July 21, 2018 | ° F

It Shoulda Been You


Courtesy of georgestreetplayhouse.org

Typically, the Great White Way offers a wide variety of plays and musicals encompassing several genres, including tragedy comedy, satire, etc. Today, Broadway marquees are filled with adaptations of television shows and movies that have been put on stage to entice a more widespread audience. In response to this, the off-Broadway circuit has also become more commercial, leaving no home for original plays and musicals in Manhattan. This is good news for the regional theatres of New Jersey, who are getting the spotlight for producing original works.

One premiere that is especially important here in New Brunswick is being performed right now at the George Street Playhouse. On Oct. 4 George Street Playhouse opened its 2011-2012 season with It Shoulda Been You, written by Brian Hargrove and directed by David Hyde Peirce.

For this performance, George Street Playhouse is magically transformed into a beautiful wedding reception hall and hotel as the audience gathers to celebrate the unlikely union of Rebecca Steinberg (Jessica Hershberg) and Brian Howard (Matthew Hydzik). Though the pair could not seem more thrilled about their union, their families have some other ideas about who each of them should marry. Take the mother (Tyne Daly) and father (Richard Kline) of the bride for example: They would much rather their daughter marry a nice Jewish boy, like her ex-boyfriend, Marty (David Josefsberg). Brian's parents (Harriet Harris and Howard McGillin) also find themselves less-than-thrilled with the union. The two families create a lot of drama as the wedding approaches. Handling the drama while keeping a (mostly) level head is Jenny (Lisa Howard), Rebecca's sister and co-maid of honor.

With one twist after another, It Shoulda Been You leaves audience members on the edge of their seats during the whole show. Brian Hargrove takes a seemingly familiar plot and creates a relatable story that is contemporary and yet suited for both older and younger generations. Barbara Anselmi's music leaves several great melodies in your head as you leave a theatre, all of which are sure to get their own followings.


Courtesy of georgestreetplayhouse.org

The star-studded cast exceeds expectations with captivating performances that really connect you to the characters and leave you laughing with them - and crying with them too. Tyne Daly's interpretation of Judy is outstanding. She pairs the excellent, signature Tyne Daly voice with the hysterical portrayal of a stereotypical Jewish mother. Additionally, the chemistry that she has with the other actors is impeccable. Daly's interactions with Harriet Harris, for example, are exceptionally brilliant. This is highlighted in the comedic musical number "Nice."

Another character that will keep you laughing is the wedding planner, Albert (Edward Hibbert). Hibbert's performance is absolutely hilarious and will have you begging for more each time he leaves the stage.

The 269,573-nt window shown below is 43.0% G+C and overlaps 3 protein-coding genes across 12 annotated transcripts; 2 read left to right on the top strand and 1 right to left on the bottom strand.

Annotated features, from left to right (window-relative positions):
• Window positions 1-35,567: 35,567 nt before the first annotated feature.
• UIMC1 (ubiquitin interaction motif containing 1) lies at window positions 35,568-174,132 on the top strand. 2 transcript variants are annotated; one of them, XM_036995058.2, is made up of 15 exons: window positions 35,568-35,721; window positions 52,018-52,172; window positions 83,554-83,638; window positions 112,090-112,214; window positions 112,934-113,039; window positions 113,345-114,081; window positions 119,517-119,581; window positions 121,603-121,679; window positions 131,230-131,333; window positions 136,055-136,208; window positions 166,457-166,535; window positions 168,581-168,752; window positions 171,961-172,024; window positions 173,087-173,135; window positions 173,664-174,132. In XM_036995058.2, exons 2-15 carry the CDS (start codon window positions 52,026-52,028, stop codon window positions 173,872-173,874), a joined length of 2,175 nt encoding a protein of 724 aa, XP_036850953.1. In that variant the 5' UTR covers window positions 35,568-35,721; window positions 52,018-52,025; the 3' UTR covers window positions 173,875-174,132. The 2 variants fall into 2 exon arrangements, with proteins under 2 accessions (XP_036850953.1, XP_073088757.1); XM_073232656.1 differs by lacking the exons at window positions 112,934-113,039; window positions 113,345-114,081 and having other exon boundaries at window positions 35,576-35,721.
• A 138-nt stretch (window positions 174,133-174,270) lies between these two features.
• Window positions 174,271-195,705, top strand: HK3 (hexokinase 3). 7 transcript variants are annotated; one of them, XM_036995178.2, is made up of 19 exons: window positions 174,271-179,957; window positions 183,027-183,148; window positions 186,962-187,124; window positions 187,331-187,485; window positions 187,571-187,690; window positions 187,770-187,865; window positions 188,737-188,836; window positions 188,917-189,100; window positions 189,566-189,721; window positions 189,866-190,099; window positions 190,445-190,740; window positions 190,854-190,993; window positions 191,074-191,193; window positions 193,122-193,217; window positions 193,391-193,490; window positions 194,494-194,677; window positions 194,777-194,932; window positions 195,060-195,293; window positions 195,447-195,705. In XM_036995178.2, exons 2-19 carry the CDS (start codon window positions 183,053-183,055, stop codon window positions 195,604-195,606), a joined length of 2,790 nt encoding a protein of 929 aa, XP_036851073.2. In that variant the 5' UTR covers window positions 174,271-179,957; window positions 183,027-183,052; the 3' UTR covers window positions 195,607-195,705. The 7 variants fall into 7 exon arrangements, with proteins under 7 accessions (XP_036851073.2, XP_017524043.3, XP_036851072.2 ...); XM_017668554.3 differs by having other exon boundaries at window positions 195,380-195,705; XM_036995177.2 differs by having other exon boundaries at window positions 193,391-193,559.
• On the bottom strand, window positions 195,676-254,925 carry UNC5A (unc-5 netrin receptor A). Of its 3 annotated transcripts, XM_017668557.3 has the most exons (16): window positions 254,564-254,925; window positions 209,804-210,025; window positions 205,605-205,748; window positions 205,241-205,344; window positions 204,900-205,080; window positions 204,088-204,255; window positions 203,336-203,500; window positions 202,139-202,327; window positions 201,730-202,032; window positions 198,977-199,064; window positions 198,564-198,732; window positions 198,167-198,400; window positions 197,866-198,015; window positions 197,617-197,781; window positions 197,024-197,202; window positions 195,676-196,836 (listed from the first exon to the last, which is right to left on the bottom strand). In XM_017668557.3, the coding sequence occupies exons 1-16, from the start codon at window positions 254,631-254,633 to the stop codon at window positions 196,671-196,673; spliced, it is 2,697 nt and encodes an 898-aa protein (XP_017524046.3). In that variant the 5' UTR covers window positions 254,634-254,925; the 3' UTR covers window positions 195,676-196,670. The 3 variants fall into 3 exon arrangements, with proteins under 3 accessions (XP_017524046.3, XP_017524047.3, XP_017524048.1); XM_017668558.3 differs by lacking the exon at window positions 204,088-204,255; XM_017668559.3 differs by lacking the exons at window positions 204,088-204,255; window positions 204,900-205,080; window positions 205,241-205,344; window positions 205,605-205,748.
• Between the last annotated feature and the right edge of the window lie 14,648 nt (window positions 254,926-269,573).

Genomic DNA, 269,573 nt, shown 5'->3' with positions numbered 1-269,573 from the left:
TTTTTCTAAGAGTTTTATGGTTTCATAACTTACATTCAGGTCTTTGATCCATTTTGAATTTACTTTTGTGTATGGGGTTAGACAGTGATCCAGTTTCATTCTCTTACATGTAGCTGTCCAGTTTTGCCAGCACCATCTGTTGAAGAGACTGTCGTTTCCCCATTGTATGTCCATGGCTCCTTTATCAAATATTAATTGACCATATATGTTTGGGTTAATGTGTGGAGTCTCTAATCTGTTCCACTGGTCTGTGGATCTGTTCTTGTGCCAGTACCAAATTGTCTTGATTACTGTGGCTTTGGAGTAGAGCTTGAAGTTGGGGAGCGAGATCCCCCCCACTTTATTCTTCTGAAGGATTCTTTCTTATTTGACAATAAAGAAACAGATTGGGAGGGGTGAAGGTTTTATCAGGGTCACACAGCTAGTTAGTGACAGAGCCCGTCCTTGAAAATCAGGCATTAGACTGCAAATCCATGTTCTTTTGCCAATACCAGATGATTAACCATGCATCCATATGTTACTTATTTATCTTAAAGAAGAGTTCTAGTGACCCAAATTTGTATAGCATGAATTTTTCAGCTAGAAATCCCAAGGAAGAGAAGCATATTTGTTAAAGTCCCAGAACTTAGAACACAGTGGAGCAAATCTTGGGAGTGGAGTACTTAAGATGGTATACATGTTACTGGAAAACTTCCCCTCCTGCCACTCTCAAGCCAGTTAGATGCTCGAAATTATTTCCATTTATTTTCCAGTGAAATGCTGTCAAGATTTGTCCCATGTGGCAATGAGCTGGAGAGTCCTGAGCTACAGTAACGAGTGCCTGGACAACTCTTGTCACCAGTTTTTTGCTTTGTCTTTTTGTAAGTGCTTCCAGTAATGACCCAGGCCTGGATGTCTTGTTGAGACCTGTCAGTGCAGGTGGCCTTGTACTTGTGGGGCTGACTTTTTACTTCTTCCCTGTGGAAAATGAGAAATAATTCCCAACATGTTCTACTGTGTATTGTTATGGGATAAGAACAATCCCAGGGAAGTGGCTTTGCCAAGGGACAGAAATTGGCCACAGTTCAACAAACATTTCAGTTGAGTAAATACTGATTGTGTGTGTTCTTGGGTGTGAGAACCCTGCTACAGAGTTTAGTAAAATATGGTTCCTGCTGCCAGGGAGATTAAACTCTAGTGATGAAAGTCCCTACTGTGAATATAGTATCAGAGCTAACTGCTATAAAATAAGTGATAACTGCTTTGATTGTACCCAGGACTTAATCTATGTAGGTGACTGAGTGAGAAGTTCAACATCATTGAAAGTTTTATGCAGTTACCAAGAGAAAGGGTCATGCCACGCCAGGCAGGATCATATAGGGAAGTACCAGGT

Despite the show's comedic nature, it is also extremely powerful and presents the audience with many different messages and perspectives on the world. One exquisite and memorable moment is Lisa Howard's performance of the song "Beautiful." This song speaks to the insecurities of many people, women and men alike, about their appearance and image ... something that is all too relatable. The most moving song in the show is definitely Jessica Hershberg's performance of "A Little Bit Less Than." Hershberg's raw emotion and passion during this number are exceptionally moving and unparalleled.

A great deal of credit must go to the artistic vision and tactics of first-time director, David Hyde Pierce (Frasier). Though Pierce is no stranger to the stage or screen, he has never worked as a director before. When the opportunity arose for him to direct a play that his husband had written, he did not pass it up. Because of this, Pierce's work with Hargrove shows amazing cohesion and energy. This show is not dull for a single moment - even the set design is ingenious. There are almost as many surprises in the set as there are in the musical itself and each one of them more exciting than the next. You will be absolutely blown away by what this set can do, and by the ways Pierce has the actors interact with it.

Overall, this show is captivating and a must-see for theatre fans everywhere. The show runs through Nov. 6. Due to the high demand for this show, tickets are limited in availability. The star-studded cast had the show selling well even before any reviews had been published, which once again shows how great a big world-premiere like this is for regional theatre.

Regional and college theater companies are often doing more experimental things with their shows, taking risks that theatergoers cannot see on Broadway and they're a lot cheaper for the college student's budget. Rush tickets are also often available for students.

Heather Tedesco

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